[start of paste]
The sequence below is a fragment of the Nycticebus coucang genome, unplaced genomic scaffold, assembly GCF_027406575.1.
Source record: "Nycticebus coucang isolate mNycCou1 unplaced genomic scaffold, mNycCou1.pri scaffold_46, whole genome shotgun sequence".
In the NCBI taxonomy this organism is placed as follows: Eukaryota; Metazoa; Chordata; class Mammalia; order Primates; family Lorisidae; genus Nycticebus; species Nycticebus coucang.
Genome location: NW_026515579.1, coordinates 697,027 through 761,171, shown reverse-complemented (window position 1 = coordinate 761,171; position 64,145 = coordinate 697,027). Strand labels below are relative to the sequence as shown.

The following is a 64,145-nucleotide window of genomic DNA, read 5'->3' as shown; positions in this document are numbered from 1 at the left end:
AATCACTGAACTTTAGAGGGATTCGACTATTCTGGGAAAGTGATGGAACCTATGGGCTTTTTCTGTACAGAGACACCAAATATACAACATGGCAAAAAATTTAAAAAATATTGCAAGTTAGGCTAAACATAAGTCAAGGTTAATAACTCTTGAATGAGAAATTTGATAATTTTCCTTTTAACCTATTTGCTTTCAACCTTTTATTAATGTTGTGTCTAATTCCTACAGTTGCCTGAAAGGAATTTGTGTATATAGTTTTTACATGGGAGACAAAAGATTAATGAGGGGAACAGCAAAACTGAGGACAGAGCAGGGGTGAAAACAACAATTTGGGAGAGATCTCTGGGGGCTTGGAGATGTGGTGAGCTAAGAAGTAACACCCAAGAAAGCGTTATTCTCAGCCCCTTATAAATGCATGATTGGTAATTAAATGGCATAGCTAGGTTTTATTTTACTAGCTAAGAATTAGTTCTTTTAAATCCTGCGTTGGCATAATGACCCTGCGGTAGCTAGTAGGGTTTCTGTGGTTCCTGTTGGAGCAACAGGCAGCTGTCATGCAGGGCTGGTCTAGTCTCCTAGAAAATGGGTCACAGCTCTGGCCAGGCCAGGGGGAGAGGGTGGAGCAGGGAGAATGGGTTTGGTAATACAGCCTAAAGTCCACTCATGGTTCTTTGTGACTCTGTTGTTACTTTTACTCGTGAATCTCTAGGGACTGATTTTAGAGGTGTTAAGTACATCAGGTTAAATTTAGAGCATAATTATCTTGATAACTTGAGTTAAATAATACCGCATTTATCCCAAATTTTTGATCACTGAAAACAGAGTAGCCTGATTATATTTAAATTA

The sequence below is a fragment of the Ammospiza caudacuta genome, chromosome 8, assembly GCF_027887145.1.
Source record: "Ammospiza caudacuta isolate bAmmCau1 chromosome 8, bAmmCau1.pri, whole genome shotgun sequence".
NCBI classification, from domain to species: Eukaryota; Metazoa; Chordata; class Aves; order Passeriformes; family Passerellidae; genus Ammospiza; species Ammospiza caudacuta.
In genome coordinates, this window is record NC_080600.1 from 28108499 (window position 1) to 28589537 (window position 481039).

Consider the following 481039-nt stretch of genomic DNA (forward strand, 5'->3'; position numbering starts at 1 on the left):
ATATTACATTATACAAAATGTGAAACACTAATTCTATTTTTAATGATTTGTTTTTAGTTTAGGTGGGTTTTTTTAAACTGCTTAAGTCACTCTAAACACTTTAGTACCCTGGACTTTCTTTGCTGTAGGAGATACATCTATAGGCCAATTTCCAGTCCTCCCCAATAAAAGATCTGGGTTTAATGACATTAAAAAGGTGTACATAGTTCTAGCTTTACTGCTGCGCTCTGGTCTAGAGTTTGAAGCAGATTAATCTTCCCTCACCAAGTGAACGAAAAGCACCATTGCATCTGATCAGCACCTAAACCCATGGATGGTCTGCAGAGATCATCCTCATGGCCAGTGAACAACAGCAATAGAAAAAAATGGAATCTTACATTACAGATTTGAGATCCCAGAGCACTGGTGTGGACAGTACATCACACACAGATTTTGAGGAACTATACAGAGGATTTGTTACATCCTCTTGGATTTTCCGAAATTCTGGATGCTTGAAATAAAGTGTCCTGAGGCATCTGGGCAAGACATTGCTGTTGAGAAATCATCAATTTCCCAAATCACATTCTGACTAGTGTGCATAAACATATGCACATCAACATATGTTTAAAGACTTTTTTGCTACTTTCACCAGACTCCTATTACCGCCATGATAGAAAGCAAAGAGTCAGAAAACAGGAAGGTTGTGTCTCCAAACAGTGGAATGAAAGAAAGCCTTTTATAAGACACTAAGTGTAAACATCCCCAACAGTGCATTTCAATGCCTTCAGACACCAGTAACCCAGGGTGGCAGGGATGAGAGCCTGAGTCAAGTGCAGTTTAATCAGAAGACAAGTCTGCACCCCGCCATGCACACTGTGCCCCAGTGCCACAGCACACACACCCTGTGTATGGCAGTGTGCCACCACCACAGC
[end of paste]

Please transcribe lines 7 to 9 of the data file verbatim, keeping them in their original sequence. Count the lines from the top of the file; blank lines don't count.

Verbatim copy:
The sequence below is a fragment of the Ammospiza caudacuta genome, chromosome 8, assembly GCF_027887145.1.
Source record: "Ammospiza caudacuta isolate bAmmCau1 chromosome 8, bAmmCau1.pri, whole genome shotgun sequence".
NCBI classification, from domain to species: Eukaryota; Metazoa; Chordata; class Aves; order Passeriformes; family Passerellidae; genus Ammospiza; species Ammospiza caudacuta.